NEW DELHI :
Scientists have found the presence of coronavirus—but not the one causing covid-19—in two Indian bat species that are commonly found in the Western Ghats.
Researchers from the Indian Council of Medical Research (ICMR) examined the throat and rectal swabs of more than 586 bats collected from 10 states and Union territories—Kerala, Karnataka, Puducherry, Tamil Nadu, Telangana, Odisha, Gujarat, Himachal Pradesh, Punjab and Chandigarh—over the past two years.
The bats belonged to two Indian species, Pteropus and Rousettus. At least 25 of the bats examined—four Pteropus and 21 Rousettus—were found to be carrying the bat coronavirus. This is not the SARS-CoV2 coronavirus which causes covid-19.
Fifteen of these positive samples came from Kerala, six from Puducherry, two from Himachal Pradesh and one each from Karnataka and Tamil Nadu. The virus was detected mostly in the intestine of the bats.
The origin of SARS-CoV2, which has led to one of the most serious global pandemics, has also been associated with bats.
India has a diverse population of bats with around 117 species. The Western Ghats, particularly in Kerala, is a large habitat of bat populations.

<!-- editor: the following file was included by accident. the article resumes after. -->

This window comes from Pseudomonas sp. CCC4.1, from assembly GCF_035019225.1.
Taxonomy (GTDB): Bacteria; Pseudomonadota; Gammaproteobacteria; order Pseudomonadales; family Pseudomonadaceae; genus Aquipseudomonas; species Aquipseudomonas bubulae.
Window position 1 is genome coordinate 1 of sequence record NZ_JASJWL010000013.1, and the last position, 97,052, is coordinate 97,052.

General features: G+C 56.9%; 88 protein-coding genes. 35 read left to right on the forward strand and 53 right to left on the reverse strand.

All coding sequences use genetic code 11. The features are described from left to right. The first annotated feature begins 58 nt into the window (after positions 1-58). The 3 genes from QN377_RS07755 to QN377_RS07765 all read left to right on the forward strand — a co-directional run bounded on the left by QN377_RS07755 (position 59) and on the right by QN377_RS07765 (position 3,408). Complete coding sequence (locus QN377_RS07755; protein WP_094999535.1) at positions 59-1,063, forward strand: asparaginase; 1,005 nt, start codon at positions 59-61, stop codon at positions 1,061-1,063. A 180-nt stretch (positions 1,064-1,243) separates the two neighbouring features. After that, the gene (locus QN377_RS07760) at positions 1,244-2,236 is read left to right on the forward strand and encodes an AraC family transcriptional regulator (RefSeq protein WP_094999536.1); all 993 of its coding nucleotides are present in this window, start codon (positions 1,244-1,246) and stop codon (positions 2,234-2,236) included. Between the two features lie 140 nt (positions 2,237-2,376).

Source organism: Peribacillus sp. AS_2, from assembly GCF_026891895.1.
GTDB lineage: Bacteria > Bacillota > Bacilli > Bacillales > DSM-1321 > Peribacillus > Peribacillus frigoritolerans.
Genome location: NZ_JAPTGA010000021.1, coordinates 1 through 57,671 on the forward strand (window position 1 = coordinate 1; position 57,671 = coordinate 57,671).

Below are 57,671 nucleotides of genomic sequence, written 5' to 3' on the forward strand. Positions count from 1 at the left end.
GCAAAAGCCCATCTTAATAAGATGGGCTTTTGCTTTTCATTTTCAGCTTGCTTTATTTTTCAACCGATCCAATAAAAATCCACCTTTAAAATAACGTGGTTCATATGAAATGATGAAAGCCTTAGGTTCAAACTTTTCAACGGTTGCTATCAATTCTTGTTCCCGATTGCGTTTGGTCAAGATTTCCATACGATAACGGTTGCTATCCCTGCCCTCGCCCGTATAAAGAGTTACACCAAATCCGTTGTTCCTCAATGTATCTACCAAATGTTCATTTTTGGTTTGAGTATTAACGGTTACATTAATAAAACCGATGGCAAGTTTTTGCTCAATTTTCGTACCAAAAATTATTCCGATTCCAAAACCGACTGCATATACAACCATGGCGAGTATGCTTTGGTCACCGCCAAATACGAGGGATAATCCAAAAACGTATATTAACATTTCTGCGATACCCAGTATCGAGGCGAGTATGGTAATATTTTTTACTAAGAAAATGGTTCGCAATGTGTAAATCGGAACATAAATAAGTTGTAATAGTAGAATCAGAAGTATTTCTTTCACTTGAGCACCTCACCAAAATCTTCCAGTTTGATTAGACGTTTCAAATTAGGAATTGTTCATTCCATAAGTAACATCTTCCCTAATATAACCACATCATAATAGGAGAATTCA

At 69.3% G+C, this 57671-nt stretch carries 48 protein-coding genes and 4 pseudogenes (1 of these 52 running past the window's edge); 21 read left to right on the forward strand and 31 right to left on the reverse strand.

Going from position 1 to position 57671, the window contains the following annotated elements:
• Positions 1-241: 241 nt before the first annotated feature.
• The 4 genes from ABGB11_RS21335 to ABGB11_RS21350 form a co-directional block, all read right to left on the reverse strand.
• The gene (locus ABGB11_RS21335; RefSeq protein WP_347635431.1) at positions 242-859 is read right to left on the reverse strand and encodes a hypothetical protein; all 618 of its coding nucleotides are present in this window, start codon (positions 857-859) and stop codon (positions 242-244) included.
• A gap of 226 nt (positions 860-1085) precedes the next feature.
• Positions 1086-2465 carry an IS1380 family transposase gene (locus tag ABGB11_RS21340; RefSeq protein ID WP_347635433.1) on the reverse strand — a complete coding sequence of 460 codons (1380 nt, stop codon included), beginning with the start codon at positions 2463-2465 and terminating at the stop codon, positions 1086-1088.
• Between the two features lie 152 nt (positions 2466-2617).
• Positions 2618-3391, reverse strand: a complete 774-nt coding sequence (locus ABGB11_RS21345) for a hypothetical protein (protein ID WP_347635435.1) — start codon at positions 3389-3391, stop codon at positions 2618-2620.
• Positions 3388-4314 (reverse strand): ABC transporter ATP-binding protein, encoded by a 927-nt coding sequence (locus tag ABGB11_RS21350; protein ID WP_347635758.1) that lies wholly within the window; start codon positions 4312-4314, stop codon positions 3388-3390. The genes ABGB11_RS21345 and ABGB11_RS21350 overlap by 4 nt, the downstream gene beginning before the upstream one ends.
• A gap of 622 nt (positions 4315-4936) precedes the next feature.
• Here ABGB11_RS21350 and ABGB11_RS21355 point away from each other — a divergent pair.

“There is an urgent need for proactive surveillance of zoonotic infections in bats. This would not only enable us to track any potential future outbreaks, but also help in the timely development of diagnostic assays for novel viruses, which have an epidemic potential and mitigate the risks," said the researchers.
Scientists from the ICMR-National Institute of Virology Pune had earlier detected the presence of Nipah virus in bats, which led to an outbreak in Kerala in 2018 and 2019.
Bats have long been known as reservoirs of highly infectious viruses, including the coronavirus, which can infect humans. But the viruses can infect humans only through an intermediate host, which always remains a big mystery to solve.
The origin of the covid-19 pandemic was linked to bats in China. However, the identity of the intermediate host, which could have facilitated its transmission into humans, still remains unclear.
While some studies point to the role of pangolins, a clear link is yet to be established.
It is still not clear why only certain coronaviruses infect humans, while others do not. According to scientists, there are five strains of beta-coronavirus which are known to infect humans.
Two of these cause common cold-like infections, while three others caused the SARS epidemic in 2002-04, MERS in 2013 and the latest covid-19 outbreak.
While it is extremely challenging to monitor the bat-human interaction, scientists said there was an urgent need to understand the circulation of coronavirus in Indian bats.
“This surveillance is also important for the epidemic preparedness, as it will provide leads for developing specific diagnostics to detect their presence," the study said.